Posted on June 22, 2022 · Posted in Blog, General, Memo Plus Gold, Personal

What is chronic kidney disease?

Kidney disease (also called renal disease) is a general term for when the kidneys are damaged and do not function as they should. If you have kidney disease that lasts for more than 3 months, it is called chronic kidney disease (CKD).

When the kidneys do not work properly, wastes and fluids build up inside the body. Chronic kidney disease can lead to other problems like heart disease and high blood pressure and eventually complete kidney failure, so getting treatment early is vital.

What are the symptoms of chronic kidney disease?

Kidney disease is sometimes called a ‘silent disease’ because there may be no warning signs. In the early stages, you will probably not have any symptoms.

As kidney disease progresses, you may start feeling unwell. Symptoms of the middle and late stages include:

  • high blood pressure.
  • changes in the amount and number of times you pass urine, such as waking up in the night to urinate.
  • changes in how the urine looks (such as frothy or foaming urine).
  • blood in the urine.
  • puffiness in the legs, ankles or around the eyes.
  • pain in the kidney area.
  • tiredness, lethargy.
  • loss of appetite.
  • headaches.
  • poor concentration.
  • itching.
  • shortness of breath.
  • nausea and vomiting.
  • bad breath and a metallic taste in the mouth.
  • muscle cramps.
  • pins and needles in the fingers or toes.
  • restless legs.
  • generally feeling unwell.

What causes chronic kidney disease?

The most common cause of chronic kidney disease is diabetes. This is because high blood sugar levels damage the blood vessels in the kidneys, stopping them from filtering wastes properly. About 4 in 10 cases of chronic kidney disease are caused by diabetes. Chronic kidney disease caused by diabetes is also called diabetic nephropathy.

High blood pressure can also lead to kidney disease. So can glomerulonephritis, an inflammation of the kidneys that can either be inherited or follows an infection.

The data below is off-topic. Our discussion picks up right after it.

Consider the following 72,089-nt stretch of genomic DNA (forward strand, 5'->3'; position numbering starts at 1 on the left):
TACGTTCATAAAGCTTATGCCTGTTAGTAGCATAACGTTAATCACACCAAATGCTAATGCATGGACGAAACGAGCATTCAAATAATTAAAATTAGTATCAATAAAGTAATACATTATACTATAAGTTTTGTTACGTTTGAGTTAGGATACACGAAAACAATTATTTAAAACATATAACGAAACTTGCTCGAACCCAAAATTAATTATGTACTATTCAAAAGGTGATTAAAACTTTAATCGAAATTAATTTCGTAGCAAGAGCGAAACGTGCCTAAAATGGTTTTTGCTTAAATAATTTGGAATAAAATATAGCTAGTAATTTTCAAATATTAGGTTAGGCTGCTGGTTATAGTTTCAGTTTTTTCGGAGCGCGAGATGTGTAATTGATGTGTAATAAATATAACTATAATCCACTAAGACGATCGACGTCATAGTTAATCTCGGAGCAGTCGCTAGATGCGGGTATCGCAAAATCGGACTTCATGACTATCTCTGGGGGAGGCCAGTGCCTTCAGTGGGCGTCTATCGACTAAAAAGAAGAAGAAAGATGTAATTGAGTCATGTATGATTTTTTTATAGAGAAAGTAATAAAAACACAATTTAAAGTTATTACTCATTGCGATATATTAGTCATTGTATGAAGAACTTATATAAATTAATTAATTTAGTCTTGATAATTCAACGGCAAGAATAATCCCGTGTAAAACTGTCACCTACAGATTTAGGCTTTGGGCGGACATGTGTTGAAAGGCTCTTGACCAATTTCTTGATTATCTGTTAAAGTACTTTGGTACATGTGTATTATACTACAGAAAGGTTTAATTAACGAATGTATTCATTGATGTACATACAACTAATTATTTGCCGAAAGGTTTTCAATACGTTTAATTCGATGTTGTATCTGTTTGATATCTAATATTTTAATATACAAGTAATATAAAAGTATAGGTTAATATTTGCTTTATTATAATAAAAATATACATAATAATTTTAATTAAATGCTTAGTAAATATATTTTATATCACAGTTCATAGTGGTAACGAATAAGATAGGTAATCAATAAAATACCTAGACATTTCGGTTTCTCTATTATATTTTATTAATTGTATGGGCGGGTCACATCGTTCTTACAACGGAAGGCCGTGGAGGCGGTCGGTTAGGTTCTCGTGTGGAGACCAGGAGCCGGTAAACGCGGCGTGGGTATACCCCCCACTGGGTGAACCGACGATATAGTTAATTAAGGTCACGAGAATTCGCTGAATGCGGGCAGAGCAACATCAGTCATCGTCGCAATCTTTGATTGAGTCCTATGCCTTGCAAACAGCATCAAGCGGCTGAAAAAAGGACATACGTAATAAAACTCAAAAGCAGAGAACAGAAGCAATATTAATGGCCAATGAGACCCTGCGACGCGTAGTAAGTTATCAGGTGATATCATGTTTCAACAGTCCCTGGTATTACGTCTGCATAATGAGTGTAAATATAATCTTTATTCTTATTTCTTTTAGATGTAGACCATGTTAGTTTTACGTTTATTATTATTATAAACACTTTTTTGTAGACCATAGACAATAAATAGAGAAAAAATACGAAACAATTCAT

Other things that contribute to people getting chronic kidney disease are:

  • having heart failure, or having had a heart attack or stroke.
  • having kidney disease in the family.
  • being overweight or obese.
  • smoking or having ever smoked.
  • being over 60 years.
  • a kidney injury, infection or cyst in the past.

The kidneys can also be damaged by misuse of some painkillers, prescription medicines and illegal drugs.

What lifestyle changes can you make?

Chronic kidney disease will gradually get worse but there is plenty you can do to slow the progression and improve your quality of life. Changes you should make include:

  • stop smoking.
  • eat a healthy diet. That means eating a variety of vegetables, fruits, wholegrain cereals, lean meats, poultry, fish, eggs, nuts and seeds, legumes and beans and low-fat dairy products. Make sure you limit salt to less than 6g a day and limit your intake of saturated and trans fats. In the later stages of chronic kidney disease, you may need to follow specific instructions from your doctor on what you can eat or drink.
  • maintaining a healthy weight. If you have chronic kidney disease, you should ideally have a BMI of 25 or less.
  • limit alcohol to less than 2 standard drinks a day.
  • be physically active on most, preferably all, days of the week. Aim for 150 to 300 minutes of moderate or 75 to 150 minutes of vigorous physical activity each week, and make sure you do some muscle strengthening exercises.
  • take medicines to treat high blood pressure, diabetes, high cholesterol or other underlying conditions.

If you are being treated for chronic kidney disease, your doctors may need to change other medicines you are on, since many medicines can affect the kidneys, such as blood pressure drugs and anti-inflammatories. Some medicines which leave the body through the kidneys may need to have their dose adjusted.

Can chronic kidney disease be prevented?

There is plenty you can do to help keep your kidneys healthy and help prevent kidney disease.

  • watch your weight – being overweight increases your risk of diabetes and high blood pressure, which in turn increases your risk of kidney disease.
  • eat healthily – a diet high in fruit and vegetables and low in salt, sugar and fats is best.
  • drink plenty of water – avoid sugary drinks (such as soft drinks).
  • exercise regularly.
  • do not smoke.
  • limit your alcohol intake to less than 2 standard drinks a day.
  • find ways to help you relax and reduce stress.
  • be aware of your risk factors – if you know you are at risk of kidney disease, you can have your kidneys checked regularly.

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